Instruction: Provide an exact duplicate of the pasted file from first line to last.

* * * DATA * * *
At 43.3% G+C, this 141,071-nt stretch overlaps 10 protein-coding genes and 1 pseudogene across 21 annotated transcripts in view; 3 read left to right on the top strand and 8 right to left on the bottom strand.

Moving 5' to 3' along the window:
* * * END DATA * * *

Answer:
At 43.3% G+C, this 141,071-nt stretch overlaps 10 protein-coding genes and 1 pseudogene across 21 annotated transcripts in view; 3 read left to right on the top strand and 8 right to left on the bottom strand.

Moving 5' to 3' along the window: